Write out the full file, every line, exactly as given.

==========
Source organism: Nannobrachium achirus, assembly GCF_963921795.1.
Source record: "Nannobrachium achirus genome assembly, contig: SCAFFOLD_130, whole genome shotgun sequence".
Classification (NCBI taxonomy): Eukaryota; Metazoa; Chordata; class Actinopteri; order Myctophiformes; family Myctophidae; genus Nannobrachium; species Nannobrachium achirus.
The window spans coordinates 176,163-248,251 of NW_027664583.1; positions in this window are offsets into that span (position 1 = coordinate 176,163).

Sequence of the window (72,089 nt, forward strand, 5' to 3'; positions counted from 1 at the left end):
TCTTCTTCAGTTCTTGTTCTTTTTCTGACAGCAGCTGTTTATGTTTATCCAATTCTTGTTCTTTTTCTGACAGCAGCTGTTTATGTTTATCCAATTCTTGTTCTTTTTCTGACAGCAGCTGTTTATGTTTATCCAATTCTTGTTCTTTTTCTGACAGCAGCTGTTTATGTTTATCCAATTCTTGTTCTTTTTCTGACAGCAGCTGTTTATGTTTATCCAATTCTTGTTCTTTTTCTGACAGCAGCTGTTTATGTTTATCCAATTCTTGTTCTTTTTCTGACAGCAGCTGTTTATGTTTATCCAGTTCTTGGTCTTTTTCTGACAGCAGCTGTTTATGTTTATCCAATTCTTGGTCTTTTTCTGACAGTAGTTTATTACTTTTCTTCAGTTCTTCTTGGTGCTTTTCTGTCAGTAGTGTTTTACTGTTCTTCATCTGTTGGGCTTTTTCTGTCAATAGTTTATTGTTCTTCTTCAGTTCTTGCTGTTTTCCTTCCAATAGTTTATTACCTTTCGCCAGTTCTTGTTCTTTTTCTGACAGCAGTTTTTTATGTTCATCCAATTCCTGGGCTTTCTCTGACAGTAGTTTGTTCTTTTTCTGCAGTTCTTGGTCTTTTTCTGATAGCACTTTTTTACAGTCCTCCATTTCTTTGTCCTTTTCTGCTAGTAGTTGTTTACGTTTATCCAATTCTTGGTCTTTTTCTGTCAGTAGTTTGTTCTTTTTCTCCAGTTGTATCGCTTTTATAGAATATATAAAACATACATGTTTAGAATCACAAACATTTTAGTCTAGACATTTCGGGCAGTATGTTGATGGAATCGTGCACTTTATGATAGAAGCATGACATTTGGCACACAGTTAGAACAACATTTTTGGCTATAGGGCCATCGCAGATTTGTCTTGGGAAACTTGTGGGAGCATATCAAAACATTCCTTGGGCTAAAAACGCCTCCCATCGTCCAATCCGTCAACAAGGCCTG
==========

Source organism: Nannobrachium achirus, assembly GCF_963921795.1.
Source record: "Nannobrachium achirus genome assembly, contig: SCAFFOLD_130, whole genome shotgun sequence".
Classification (NCBI taxonomy): Eukaryota; Metazoa; Chordata; class Actinopteri; order Myctophiformes; family Myctophidae; genus Nannobrachium; species Nannobrachium achirus.
The window spans coordinates 176,163-248,251 of NW_027664583.1; positions in this window are offsets into that span (position 1 = coordinate 176,163).

Sequence of the window (72,089 nt, forward strand, 5' to 3'; positions counted from 1 at the left end):
TCTTCTTCAGTTCTTGTTCTTTTTCTGACAGCAGCTGTTTATGTTTATCCAATTCTTGTTCTTTTTCTGACAGCAGCTGTTTATGTTTATCCAATTCTTGTTCTTTTTCTGACAGCAGCTGTTTATGTTTATCCAATTCTTGTTCTTTTTCTGACAGCAGCTGTTTATGTTTATCCAATTCTTGTTCTTTTTCTGACAGCAGCTGTTTATGTTTATCCAATTCTTGTTCTTTTTCTGACAGCAGCTGTTTATGTTTATCCAATTCTTGTTCTTTTTCTGACAGCAGCTGTTTATGTTTATCCAGTTCTTGGTCTTTTTCTGACAGCAGCTGTTTATGTTTATCCAATTCTTGGTCTTTTTCTGACAGTAGTTTATTACTTTTCTTCAGTTCTTCTTGGTGCTTTTCTGTCAGTAGTGTTTTACTGTTCTTCATCTGTTGGGCTTTTTCTGTCAATAGTTTATTGTTCTTCTTCAGTTCTTGCTGTTTTCCTTCCAATAGTTTATTACCTTTCGCCAGTTCTTGTTCTTTTTCTGACAGCAGTTTTTTATGTTCATCCAATTCCTGGGCTTTCTCTGACAGTAGTTTGTTCTTTTTCTGCAGTTCTTGGTCTTTTTCTGATAGCACTTTTTTACAGTCCTCCATTTCTTTGTCCTTTTCTGCTAGTAGTTGTTTACGTTTATCCAATTCTTGGTCTTTTTCTGTCAGTAGTTTGTTCTTTTTCTCCAGTTGTATCGCTTTTATAGAATATATAAAACATACATGTTTAGAATCACAAACATTTTAGTCTAGACATTTCGGGCAGTATGTTGATGGAATCGTGCACTTTATGATAGAAGCATGACATTTGGCACACAGTTAGAACAACATTTTTGGCTATAGGGCCATCGCAGATTTGTCTTGGGAAACTTGTGGGAGCATATCAAAACATTCCTTGGGCTAAAAACGCCTCCCATCGTCCAATCCGTCAACAAGGCCTG